In the case of Roop Kanwar, the government took no action to stop the festivities that went along with her sati even though it was against the law. ‘The state government had virtually abetted the glorification of sati by its silence and inaction.’ This added further troubles to determining if her act was that of a purely devoted wife. There was little investigation into the entire matter though what was found was not very helpful. It is not certain how Mal Singh, Roop Kanwar’s husband, died but it is suspicious. He had just failed his examinations to get into medical school twice and was suffering ‘from shock and depression.’ It was suspected that he possibly could have committed suicide because the evening of his death his doctoral visits were not properly documented and ‘no autopsy was ever performed.’ Roop Kanwar’s parents were not notified of her husband’s death until after she preformed her sati and was burned. It is possible that they were not informed because if they were presented during the sati she may have been more nervous and less likely to perform the act that she supposedly desired. All in all, family and heritage is important in Hindu culture and in Roop’s case her family heritage was very important in understand why she may have performed sati.
Roop Kanwar was a Rajput woman. These women were considered to be the only women who were capable of having the motivation to perform a sati due to their strong warrior culture and because their birth rights allowed them to have the strength necessary.  In some cases it is a predisposed thought, in the Rajput community, that all women must sacrifice themselves at the time of their husband’s death.  ‘In the traditional fashion, it is said she took her husband’s head in her hands as she seated herself on the pyre and submitted calmly to the flames. The force of her inner truth (sat) ignited the pyre, making it plain to profane eyes that she had been transformed from a human being into a goddess, a satimata.’ This shows how she was not forced upon the pyre, nor did she struggle to get off and save her life from the flames. ‘If there have been women who entered the fire out of pure devotion and a compelling confidence in the reality of rebirth and the effectiveness of self-sacrifice, these women must indeed be goddess, worthy to be venerated by the witnessing community.’ This predisposed idea, being a Rajput woman, may have made Roop feel obligated to become a sati even though she would be helping many people. It is unknown as to whether she was influenced or if she really wanted to help others with her act of sati.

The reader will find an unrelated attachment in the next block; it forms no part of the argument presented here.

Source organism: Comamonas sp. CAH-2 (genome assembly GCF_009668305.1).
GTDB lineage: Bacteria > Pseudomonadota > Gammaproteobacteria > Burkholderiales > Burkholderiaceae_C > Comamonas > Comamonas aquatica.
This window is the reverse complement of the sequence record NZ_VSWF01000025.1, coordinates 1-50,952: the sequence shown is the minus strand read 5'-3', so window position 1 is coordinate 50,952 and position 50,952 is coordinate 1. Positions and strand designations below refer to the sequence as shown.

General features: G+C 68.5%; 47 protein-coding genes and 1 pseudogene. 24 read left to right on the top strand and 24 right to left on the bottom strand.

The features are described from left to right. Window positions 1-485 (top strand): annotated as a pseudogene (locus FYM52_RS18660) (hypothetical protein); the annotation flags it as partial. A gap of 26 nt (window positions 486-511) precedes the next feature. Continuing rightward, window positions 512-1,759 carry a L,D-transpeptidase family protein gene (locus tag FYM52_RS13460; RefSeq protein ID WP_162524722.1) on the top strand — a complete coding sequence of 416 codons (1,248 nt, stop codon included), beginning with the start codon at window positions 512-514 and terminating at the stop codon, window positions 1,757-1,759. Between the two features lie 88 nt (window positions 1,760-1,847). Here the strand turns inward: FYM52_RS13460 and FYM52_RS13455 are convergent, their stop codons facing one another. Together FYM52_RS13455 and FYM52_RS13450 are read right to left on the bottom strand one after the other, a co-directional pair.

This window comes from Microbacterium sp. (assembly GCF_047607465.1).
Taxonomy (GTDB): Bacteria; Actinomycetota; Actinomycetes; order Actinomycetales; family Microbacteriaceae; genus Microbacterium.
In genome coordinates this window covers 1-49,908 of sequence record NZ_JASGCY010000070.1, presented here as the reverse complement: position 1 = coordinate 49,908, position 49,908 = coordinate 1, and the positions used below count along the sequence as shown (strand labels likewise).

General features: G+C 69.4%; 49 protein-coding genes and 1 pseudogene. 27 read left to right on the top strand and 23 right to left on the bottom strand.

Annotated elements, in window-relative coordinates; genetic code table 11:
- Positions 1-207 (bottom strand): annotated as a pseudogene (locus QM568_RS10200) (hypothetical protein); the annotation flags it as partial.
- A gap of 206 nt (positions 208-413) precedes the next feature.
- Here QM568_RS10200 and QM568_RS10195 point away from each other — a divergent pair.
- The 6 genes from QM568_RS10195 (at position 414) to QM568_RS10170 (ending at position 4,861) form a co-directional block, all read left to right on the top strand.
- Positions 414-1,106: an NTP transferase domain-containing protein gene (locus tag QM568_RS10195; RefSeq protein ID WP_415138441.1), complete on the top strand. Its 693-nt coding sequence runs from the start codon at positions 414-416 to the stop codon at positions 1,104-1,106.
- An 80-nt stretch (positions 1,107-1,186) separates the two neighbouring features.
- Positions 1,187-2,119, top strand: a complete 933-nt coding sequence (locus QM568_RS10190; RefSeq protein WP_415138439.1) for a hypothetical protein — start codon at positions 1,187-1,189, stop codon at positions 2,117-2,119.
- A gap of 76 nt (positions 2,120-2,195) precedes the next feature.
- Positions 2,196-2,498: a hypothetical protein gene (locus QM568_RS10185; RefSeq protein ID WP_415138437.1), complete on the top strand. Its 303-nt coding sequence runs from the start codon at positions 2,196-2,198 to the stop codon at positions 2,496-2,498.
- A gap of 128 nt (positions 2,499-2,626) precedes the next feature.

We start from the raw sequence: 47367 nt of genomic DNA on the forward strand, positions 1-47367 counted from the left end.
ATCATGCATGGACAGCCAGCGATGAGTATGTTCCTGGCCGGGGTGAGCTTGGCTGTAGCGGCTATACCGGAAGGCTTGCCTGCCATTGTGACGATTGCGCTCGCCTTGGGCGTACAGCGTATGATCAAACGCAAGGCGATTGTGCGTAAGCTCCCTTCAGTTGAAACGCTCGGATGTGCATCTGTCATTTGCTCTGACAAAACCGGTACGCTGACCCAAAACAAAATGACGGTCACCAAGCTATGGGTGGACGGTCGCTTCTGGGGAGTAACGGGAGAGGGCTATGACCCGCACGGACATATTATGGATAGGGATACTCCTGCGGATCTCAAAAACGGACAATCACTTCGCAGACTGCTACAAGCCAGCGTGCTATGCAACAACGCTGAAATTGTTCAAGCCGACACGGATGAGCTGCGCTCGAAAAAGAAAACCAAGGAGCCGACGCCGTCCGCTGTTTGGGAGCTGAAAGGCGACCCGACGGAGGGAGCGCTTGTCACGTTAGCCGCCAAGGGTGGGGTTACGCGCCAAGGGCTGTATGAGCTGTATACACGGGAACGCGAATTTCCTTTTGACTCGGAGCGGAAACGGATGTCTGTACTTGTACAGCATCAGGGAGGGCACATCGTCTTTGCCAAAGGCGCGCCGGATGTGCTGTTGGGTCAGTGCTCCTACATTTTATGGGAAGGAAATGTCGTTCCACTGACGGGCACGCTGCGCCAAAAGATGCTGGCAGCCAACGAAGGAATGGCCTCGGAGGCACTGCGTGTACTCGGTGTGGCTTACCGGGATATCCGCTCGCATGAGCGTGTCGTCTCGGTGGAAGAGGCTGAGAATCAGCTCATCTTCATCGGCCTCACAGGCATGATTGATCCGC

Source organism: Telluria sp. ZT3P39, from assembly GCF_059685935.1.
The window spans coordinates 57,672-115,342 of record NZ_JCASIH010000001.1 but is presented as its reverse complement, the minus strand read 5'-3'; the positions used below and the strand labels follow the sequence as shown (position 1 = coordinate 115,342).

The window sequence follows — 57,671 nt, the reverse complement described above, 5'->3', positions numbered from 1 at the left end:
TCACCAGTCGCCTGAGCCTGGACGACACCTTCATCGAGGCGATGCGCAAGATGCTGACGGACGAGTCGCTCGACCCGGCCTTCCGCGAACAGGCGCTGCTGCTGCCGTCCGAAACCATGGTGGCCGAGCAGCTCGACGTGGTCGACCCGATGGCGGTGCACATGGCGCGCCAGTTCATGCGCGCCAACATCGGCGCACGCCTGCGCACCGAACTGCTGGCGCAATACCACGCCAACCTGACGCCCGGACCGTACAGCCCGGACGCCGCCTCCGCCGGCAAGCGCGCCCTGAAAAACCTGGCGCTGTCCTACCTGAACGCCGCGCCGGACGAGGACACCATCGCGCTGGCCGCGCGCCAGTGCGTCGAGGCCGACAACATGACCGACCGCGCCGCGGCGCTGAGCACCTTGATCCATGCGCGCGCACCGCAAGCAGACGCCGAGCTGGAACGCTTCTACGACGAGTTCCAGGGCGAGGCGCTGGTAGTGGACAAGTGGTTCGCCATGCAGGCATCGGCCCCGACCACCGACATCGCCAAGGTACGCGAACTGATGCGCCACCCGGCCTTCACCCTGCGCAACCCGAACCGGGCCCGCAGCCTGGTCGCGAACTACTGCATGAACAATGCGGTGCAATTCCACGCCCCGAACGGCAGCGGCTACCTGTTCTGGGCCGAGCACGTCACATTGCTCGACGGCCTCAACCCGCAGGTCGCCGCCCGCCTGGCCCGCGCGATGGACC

By performing self immolation both Buddhists and Hindus hope to help others and they do help others whether they intend to or not. A Buddhist strives to help others through his burning otherwise it is very unlikely that he would perform such an act. Roop Kanwar, a Hindu woman, by performing sati, helped her husband’s image to be maintained and brought wealth and good fortune to her husband’s family and their community by becoming a goddess. Becoming a sati, the woman proves that she was a pure and virtuous wife able to be selfless and help others with her acts. Our bodhisattva, Thich Quang Duc, was also able to be selfless and give his life for his country so that others would be more likely to obtain enlightenment before himself and so that his country could be led out of horrible times to find freedom from the Catholic Diem regime. Both of these people were truly selfless, giving themselves up for the sake of others in their own separate manners, religions, and communities.